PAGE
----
It was quite a shock to him to discover later, that the bearded chap, who made room for him on the bunk, was none other than the Captain.

Right on schedule at six o’clock the following morning, the ship left its berth with two tugs on standby.  Progress down the River Mersey was fairly quick due to the ebbing tide.

By the time they dropped the pilot off, the wind had increased to a force five to six and veered to the West.  Heavy swells were displaying the occasional white crest and causing spume to picked up by the wind and sprayed across the decks.

The ship left the mainland behind them and headed in a southwesterly direction down the Irish sea before turning to starboard on a course, parallel to, but thirty miles off of the south of the coast of Ireland.  The great Atlantic waves relentlessly lifted her up and almost immediately sent her crashing down again like a toy.  She was light ship, bereft of cargo

 To make matters worse, a north Atlantic storm was approaching from the west.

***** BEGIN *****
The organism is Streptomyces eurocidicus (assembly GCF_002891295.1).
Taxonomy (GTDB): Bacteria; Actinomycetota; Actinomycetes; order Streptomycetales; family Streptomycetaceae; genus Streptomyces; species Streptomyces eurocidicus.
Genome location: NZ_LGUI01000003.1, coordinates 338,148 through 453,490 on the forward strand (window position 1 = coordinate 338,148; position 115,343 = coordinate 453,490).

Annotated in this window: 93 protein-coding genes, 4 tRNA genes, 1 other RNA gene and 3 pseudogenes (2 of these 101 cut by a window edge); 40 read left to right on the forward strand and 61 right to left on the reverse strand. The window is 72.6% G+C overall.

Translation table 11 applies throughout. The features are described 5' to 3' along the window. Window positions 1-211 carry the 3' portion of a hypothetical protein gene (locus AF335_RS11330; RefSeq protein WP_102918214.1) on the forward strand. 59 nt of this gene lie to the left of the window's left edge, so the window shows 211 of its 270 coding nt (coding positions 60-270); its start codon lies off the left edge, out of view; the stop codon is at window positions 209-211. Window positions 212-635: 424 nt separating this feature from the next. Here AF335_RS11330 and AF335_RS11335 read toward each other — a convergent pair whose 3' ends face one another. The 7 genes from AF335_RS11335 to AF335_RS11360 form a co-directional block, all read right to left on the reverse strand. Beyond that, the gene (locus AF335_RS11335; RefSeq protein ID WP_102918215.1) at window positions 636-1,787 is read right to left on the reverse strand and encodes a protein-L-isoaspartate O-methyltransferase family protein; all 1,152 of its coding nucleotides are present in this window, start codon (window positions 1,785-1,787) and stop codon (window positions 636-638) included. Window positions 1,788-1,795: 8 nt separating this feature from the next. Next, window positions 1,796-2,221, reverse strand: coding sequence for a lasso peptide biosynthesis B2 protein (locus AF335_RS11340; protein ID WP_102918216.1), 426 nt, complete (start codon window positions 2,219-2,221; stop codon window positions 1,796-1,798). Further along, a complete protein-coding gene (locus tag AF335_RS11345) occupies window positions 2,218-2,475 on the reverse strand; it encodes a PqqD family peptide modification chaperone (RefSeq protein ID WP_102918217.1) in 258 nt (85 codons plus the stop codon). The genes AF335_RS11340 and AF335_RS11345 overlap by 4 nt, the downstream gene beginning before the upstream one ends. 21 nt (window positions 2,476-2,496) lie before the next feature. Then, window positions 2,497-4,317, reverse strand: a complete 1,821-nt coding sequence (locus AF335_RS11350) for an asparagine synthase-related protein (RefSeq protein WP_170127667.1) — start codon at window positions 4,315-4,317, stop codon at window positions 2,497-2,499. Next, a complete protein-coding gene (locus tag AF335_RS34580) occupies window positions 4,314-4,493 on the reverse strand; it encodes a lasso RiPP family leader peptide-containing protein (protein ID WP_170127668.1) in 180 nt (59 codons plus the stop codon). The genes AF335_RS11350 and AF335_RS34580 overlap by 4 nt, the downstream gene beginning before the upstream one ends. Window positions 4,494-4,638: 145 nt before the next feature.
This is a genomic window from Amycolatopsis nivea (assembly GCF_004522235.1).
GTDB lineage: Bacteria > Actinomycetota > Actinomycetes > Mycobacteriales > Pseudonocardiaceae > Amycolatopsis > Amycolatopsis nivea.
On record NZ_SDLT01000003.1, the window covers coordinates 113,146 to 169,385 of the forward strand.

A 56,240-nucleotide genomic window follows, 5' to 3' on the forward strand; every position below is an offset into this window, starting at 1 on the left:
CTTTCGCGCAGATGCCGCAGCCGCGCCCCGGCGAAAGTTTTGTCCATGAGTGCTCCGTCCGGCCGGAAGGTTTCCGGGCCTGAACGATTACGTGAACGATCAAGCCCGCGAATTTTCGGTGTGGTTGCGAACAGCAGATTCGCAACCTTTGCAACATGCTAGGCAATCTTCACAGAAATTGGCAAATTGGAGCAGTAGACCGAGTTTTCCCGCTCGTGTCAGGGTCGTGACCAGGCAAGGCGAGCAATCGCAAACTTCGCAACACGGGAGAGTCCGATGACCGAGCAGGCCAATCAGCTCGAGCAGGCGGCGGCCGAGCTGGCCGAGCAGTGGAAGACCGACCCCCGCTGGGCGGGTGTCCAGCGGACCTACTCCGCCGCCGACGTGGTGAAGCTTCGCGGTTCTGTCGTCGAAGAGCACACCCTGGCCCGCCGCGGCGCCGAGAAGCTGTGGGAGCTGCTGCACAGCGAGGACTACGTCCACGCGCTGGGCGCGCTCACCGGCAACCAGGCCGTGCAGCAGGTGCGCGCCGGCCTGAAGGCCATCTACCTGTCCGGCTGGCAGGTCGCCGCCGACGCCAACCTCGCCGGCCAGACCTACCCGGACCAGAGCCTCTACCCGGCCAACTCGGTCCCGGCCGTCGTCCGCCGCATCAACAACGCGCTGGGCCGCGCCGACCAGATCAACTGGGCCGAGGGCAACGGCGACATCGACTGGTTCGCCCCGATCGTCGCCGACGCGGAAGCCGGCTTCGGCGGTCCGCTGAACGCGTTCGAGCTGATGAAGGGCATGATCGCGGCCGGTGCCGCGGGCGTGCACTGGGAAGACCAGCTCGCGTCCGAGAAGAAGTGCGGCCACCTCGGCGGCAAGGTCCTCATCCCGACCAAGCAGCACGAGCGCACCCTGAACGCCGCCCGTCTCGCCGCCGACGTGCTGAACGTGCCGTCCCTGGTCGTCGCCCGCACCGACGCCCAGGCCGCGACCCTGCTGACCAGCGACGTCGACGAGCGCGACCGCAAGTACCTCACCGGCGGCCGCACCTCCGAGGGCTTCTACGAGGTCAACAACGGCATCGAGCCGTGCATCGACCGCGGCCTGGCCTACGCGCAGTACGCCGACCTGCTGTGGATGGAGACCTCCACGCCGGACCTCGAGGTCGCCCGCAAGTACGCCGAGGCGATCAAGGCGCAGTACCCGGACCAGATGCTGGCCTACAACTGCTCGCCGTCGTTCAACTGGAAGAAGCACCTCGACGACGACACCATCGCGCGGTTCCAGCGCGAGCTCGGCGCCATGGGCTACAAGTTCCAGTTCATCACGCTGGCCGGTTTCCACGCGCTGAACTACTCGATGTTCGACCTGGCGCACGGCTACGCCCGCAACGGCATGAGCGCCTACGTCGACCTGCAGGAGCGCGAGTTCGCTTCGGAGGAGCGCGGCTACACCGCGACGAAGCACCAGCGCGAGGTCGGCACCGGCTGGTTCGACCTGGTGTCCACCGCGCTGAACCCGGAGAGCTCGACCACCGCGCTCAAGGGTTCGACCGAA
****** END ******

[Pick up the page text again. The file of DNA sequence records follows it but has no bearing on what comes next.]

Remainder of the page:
The majority of the crew had sailed with each other before and it was the sign of a ‘ happy ship’ that they had elected to continue to sail together.  One of the few exceptions was the Third Officer whose predecessor had taken leave with the imminent arrival of his first child.  Getting to know people was a significant part of the process of working and living at close quarters with the rest of the crew but also having to take into account the question of rank.  Until the familiarisation process had been completed, certain unease at the unknown remained.

It was this that the Third Officer was experiencing during his first relief watch since sailing.  Generally, Officers keep watches on a four hours on and eight off basis, starting at midnight until four for the Second Officer, four until eight for the Chief Officer and eight until twelve for the Third Officer with the Captain available at any time but remaining free to take over a watch should any of his officers go sick or become otherwise incapacitated. 

The Third Officer also did meal relief at lunch and dinner times for half an hour, an extra duty that was seldom abused.

 So when the Chief Officer failed to return to the bridge on time after their first dinnertime at sea, his relief was worried that the action of his senior Officer would set an unacceptable precedent.

  Dealing with this would require almost unimaginable diplomacy to avoid any acrimony during the voyage. 

 A further half an hour passed causing the Third Officer to wonder if the normal routine was somehow different on this ship but concluding that the matter had to be dealt with if he was to eat before his own watch began.